With four animals in each group the detectable difference is 25%, given the same power and α error. As shown in Tables 1 and 2, and in Figs 1 and 2, there was no tendency toward a reduction in the immediate cytokine response. This indicates that there is no in vivo neutralization of endotoxin-induced cytokine production, and consequently that there is no interaction with binding to LBP or the CD14 receptor. Furthermore, there was no neutralization of the circulating endotoxin, which is in agreement with in vitro results [7]. In fact, there was a tendency for the endotoxin concentration in animals treated with tobramycin to be higher, which might be consistent with reduced binding to the CD14 receptor. However, the corresponding increase in IL-6 concentration and the unchanged TNF-α values strongly indicate that this was not the case. Although there is a need to confirm this result in a low-dose endotoxin model, our results indicate that there is no neutralization of endotoxin by tobramycin. As a consequence, the advantage of using an aminoglycoside for treatment of severe sepsis and septic shock may mainly be due to its broad antibacterial spectrum, to its rapid bactericidal effect, and possibly also to low endotoxin release per killed bacterium and inhibition of penicillin binding protein-3 induced endotoxin release [5].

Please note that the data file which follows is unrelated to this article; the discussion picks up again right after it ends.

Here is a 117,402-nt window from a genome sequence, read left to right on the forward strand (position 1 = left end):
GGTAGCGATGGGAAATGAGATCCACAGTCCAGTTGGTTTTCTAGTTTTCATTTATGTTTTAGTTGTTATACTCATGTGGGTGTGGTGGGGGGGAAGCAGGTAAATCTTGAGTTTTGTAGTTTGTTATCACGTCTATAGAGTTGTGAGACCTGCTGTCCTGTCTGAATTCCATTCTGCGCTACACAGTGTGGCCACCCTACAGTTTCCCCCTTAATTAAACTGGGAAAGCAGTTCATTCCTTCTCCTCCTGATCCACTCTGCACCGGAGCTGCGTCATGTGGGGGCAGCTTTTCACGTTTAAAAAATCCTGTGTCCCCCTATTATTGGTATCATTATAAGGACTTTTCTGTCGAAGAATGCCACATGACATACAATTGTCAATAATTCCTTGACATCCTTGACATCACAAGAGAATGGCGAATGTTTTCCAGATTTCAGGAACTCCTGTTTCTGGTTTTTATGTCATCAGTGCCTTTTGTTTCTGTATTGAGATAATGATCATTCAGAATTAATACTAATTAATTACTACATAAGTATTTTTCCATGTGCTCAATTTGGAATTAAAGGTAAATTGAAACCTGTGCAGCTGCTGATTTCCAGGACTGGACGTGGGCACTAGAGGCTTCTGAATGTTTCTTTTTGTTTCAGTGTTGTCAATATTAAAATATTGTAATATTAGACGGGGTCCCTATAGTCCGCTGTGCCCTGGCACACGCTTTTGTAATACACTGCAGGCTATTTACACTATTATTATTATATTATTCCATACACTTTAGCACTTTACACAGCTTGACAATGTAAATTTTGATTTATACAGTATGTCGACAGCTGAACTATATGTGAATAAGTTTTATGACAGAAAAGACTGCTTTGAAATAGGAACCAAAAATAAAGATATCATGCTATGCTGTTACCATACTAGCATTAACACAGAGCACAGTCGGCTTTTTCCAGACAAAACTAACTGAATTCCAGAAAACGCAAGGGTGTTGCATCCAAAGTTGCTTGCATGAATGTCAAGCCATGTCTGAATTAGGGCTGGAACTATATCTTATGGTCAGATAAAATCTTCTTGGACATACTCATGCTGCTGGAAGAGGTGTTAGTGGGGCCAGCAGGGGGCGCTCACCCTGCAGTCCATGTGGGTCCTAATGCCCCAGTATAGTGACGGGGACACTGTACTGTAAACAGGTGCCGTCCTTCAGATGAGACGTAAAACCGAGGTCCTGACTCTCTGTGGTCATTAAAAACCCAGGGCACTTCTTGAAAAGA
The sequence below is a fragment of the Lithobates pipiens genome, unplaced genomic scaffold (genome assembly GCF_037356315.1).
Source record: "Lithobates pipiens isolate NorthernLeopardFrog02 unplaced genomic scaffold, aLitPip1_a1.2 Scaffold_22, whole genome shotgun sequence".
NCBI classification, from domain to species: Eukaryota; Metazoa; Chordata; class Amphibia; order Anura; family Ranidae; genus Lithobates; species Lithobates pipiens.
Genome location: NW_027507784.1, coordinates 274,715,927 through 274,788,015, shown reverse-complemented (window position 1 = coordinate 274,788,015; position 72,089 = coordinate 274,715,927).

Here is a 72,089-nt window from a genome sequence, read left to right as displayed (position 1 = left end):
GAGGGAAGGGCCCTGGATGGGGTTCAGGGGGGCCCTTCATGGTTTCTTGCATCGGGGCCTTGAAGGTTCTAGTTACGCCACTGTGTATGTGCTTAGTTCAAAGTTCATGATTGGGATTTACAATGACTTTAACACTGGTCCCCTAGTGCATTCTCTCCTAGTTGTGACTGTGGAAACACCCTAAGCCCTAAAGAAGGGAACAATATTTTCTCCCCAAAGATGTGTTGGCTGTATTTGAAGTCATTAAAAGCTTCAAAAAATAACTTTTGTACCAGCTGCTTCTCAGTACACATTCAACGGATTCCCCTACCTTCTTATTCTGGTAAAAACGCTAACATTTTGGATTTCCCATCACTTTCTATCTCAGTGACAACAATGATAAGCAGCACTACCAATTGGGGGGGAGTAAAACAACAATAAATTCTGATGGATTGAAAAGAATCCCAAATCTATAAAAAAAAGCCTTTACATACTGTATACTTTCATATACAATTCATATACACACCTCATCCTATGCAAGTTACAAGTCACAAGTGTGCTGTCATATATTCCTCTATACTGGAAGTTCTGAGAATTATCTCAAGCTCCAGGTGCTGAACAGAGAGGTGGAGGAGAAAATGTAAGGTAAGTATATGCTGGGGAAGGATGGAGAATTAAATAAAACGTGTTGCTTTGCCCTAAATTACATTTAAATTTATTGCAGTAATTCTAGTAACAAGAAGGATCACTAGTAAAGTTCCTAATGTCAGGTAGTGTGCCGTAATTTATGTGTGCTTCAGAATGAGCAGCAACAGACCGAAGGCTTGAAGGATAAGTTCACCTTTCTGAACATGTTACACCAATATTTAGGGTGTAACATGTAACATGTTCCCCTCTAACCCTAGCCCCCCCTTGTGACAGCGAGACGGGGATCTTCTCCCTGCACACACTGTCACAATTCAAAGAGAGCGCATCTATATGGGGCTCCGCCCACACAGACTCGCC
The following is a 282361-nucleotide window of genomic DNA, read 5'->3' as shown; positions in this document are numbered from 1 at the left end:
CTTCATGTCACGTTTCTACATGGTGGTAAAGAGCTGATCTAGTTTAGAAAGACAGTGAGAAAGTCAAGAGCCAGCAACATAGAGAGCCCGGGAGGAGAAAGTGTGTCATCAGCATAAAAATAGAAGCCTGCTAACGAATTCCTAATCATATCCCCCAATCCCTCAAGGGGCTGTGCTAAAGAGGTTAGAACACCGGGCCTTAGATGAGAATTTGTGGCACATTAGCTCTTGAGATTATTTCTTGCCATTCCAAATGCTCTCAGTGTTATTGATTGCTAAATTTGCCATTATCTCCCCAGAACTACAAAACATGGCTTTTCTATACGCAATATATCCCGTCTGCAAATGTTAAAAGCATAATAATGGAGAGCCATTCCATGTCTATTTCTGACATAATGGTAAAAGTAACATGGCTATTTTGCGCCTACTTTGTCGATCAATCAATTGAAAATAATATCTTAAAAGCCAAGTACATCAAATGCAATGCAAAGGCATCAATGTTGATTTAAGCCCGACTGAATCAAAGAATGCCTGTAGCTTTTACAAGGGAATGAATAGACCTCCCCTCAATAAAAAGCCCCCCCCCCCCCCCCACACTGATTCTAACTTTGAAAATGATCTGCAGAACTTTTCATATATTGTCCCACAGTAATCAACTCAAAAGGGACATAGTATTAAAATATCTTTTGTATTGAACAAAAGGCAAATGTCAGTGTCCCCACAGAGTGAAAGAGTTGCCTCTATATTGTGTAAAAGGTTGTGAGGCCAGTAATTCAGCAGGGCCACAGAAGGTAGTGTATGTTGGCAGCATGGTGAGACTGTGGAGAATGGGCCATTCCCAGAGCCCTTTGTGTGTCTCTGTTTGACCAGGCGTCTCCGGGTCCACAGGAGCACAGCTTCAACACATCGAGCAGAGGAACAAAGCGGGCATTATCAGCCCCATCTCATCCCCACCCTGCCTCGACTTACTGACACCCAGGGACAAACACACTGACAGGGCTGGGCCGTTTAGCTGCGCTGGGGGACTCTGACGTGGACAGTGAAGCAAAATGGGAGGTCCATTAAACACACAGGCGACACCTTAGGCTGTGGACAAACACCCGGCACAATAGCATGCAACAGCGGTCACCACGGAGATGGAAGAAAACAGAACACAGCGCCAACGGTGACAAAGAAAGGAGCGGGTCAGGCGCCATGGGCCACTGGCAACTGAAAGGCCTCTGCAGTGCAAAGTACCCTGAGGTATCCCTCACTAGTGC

The inflammatory damage to endothelial cells and other tissue cells mediated by oxygen radicals induces cytokine production [9, 21]. In several in vitro experiments it has been demonstrated that ceftazidime and some of the other β-lactam antibiotics inactivate hypochlorous acid [22] and, in the case of ceftazidime, singlet oxygen [23]. In clinically relevant concentrations, ceftazidime has also been shown to protect endothelial cells partly from the oxidative stress of activated neutrophils in vitro [9]. The documentation for aminoglycosides is less extensive but both tobramycin and gentamicin have been shown to protect lung epithelial cells against myeloperoxidase-dependant oxidant injury by binding to anionic cell surfaces and neutralizing hypochlorous acid [8]. These findings led to the hypothesis that the anti-inflammatory effects might affect the cytokine response during the last phase in our porcine model. At the end of the experiment, there was a treatment effect that was manifested as a significantly greater reduction in IL-6 by ceftazidime and tobramycin, and a lower absolute IL-6 level in the ceftazidime group, as compared with the placebo group. Because there are in vitro data indicating that ceftazidime directly affects neither IL-6 production [24] nor neutrophil function [25], this result might have been caused by its antioxidative properties. For tobramycin, in vitro data indicate that neutrophil function and oxidative metabolism might be influenced, but these results have not been reproduced in vivo [24]. Whether our findings are due to antioxidative properties of the antibiotics or to other mechanisms cannot be concluded from the data presented, but the findings indicate that anti-inflammatory properties reported in vitro may be demonstrable in animal models also. With our short observation time, it was not possible to see whether this reduction was continued or whether it would have any impact on haemodynamic parameters.